Average sales per dealership are expected to reach 839 units this year, a healthy sign of profitability, Urban Science says.
Fewer sales, fewer dealership, Frith says.
DETROIT – Average vehicle sales per U.S. dealership are on track to set a record for the second year in a row, says John Frith, vice president-retail solutions for consultancy Urban Science.
If light-vehicle deliveries reach 15 million this year, then average sales per dealer, or throughput, will increase to 839 units. A record was set last year when sales per store averaged 812 vehicles, compared with 719 in 2011. Before that the all-time high was 784 eight years ago.
Most forecasters say 2013 vehicle sales easily will top 15 million units. WardsAuto predicts sales of 15.3 million units, compared with 14.4 million in 2012.
In the previous throughput high-water mark year of 2005, more than 21,600 U.S. dealers sold about 17 million vehicles.
“Today, we have fewer vehicle sales, but also fewer dealers,” Frith says. “They are selling vehicles more efficiently,” by leveraging Internet leads, using better sales processes and completing customer transactions more quickly.
The low point for throughput was 513 units in 1991 when 24,200 dealers sold about 12.2 million vehicles.
Throughput is an important gauge of dealer profitability. Urban Science expects “normal” throughput levels to settle in at about 830, Frith says. “We’ll see numbers go up and down a bit,” with the dips occurring primarily if auto makers add stores.
But surges in dealership ranks are not expected. The number of stores dramatically fell by about 4,400 in 2008 and 2009. That was mostly because ofand consolidating their retail networks as part of bankruptcy reorganization plans.
Urban Science’s latest Automotive Franchise Activity Report shows an uptick in the number of U.S. dealerships for the second straight year. The company, which advises auto makers on local market conditions and sales points, projects the retail network will stay stable for a third year in a row.
As of January, the U.S. had 17,851 dealerships, a 0.5% percent increase from the same time last year.
“In the past, a 2% dealership annual decline was considered normal,” Frith says. “But barring unexpected economic changes, network growth of 0.1% to 0.2% will become the new benchmark for the next few years.”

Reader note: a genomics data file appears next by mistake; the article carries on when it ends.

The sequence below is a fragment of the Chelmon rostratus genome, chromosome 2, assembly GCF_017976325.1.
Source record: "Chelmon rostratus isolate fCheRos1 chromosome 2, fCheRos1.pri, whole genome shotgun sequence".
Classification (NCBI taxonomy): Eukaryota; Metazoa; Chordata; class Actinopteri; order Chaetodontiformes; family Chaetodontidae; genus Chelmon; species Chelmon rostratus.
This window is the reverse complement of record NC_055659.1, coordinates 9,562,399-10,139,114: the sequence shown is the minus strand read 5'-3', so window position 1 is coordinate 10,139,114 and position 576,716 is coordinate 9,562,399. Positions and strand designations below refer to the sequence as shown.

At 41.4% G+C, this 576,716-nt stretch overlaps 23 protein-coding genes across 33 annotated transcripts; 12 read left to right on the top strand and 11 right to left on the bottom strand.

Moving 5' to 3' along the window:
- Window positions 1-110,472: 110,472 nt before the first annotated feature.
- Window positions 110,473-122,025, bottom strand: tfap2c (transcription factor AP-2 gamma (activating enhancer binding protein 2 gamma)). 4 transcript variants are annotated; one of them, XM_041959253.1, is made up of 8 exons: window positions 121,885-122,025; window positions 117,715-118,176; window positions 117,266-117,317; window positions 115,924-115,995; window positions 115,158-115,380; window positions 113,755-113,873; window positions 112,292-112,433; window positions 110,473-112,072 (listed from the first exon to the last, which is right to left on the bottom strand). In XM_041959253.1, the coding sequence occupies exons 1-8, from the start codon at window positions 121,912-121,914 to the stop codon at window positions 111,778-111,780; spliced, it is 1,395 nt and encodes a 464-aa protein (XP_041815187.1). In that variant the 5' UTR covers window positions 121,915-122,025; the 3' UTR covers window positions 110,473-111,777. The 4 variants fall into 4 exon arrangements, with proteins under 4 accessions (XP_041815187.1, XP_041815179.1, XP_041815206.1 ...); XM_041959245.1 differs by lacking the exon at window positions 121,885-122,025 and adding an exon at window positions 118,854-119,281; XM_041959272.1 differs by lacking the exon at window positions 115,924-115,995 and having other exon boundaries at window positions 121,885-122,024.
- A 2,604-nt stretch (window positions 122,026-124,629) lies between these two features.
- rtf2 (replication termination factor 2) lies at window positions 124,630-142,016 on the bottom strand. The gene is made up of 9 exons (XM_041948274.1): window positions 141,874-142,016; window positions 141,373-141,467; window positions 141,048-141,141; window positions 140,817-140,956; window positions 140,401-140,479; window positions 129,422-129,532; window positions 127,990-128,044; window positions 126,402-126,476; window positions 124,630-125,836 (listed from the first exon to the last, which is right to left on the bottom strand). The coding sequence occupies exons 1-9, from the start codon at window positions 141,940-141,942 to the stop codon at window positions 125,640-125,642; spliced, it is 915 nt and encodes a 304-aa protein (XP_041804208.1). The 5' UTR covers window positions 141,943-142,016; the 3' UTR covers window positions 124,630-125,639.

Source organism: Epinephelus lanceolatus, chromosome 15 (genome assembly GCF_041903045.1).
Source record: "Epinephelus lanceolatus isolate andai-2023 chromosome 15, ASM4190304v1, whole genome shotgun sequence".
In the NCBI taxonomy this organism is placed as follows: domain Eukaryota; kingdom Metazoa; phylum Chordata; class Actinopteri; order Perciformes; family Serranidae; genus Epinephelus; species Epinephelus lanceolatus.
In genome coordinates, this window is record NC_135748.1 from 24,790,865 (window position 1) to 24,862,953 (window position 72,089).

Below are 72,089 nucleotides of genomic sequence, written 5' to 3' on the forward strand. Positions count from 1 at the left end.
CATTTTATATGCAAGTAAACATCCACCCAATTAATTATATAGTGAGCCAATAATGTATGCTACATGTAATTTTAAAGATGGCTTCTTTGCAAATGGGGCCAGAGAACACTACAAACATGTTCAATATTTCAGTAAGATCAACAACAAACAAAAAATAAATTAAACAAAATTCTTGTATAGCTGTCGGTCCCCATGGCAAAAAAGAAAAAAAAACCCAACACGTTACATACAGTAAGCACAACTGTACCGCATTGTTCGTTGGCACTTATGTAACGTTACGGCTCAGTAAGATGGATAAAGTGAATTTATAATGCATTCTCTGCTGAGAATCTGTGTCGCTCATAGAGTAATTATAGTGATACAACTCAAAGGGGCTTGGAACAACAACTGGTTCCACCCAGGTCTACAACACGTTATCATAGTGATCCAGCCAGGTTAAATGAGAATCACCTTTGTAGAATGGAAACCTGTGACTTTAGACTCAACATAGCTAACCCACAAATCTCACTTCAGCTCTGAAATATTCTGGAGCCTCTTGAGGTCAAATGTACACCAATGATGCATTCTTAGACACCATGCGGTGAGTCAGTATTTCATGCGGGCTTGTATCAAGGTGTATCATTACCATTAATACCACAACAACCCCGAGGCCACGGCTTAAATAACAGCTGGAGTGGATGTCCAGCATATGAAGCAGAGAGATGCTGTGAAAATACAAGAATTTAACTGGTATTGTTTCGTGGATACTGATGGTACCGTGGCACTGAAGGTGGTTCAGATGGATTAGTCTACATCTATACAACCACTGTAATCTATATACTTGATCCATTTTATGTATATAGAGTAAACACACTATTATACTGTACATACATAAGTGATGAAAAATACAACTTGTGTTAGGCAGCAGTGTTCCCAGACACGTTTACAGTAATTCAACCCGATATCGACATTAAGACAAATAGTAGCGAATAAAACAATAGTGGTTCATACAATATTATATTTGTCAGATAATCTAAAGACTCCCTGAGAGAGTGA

The states with the most dealership increases last year are Texas (25), California (24) and Florida (11). States with the highest number of dealership declines are Georgia (10), Michigan (9) and Tennessee (6).
As of January there were a total of 31,608 franchises, which are brands that dealerships sell, not the dealerships themselves. For example, one store may sell three or four brands.
The number of franchises increased 8% in 2012 compared with the previous year. Accounting for most of that increase is the addition of 2,277 franchises for Ram,’s pickup truck brand that broke off from Dodge.
“If sales stabilize around 15 million, we expect the overall dealership count to remain relatively flat,” says Frith. “While there are fewer dealerships today than a decade ago, they are larger and should be able to easily manage the increased sales and throughput.”
He adds, “We have a good balance of sales and stores, allowing for fewer incentives and increased dealership profitability. You don’t want to remove or add too many dealers.”
Urban Science also reports on the status of auto-retailing in Mexico and China.
In Mexico, the number of dealerships increased 3.9% to 1,839 as of January.
Urban Science attributes the growth to new brands, including, and , entering the market as well as other brands expanding their networks as a result of investments in new factories.
Mexican auto sales are projected at 1 million units this year, which would mark the nation’s highest level since 2008.
“While the market certainly isn’t saturated, Mexico is becoming an increasingly mature sales region,” says Jesus Tapia, Urban Science’s managing director-Mexico operations.
In China, auto makers are relying more on analytics to determine dealership numbers, rather than opening stores as fast as they can, Frith says.
That shift reflects a cooling down of the Chinese auto industry. Sales are up year-over-year but not at as fast a pace as previously. Auto makers sold about 19 million vehicles in China last year, a 5.5% increase.
As of January, China had 21,139 franchises. “It’s hard to determine the number of dealerships there because you could have 10 dealerships working from the same address,” Frith says, describing facilities resembling automotive shopping malls. “So we count franchises rather than dealerships in China.”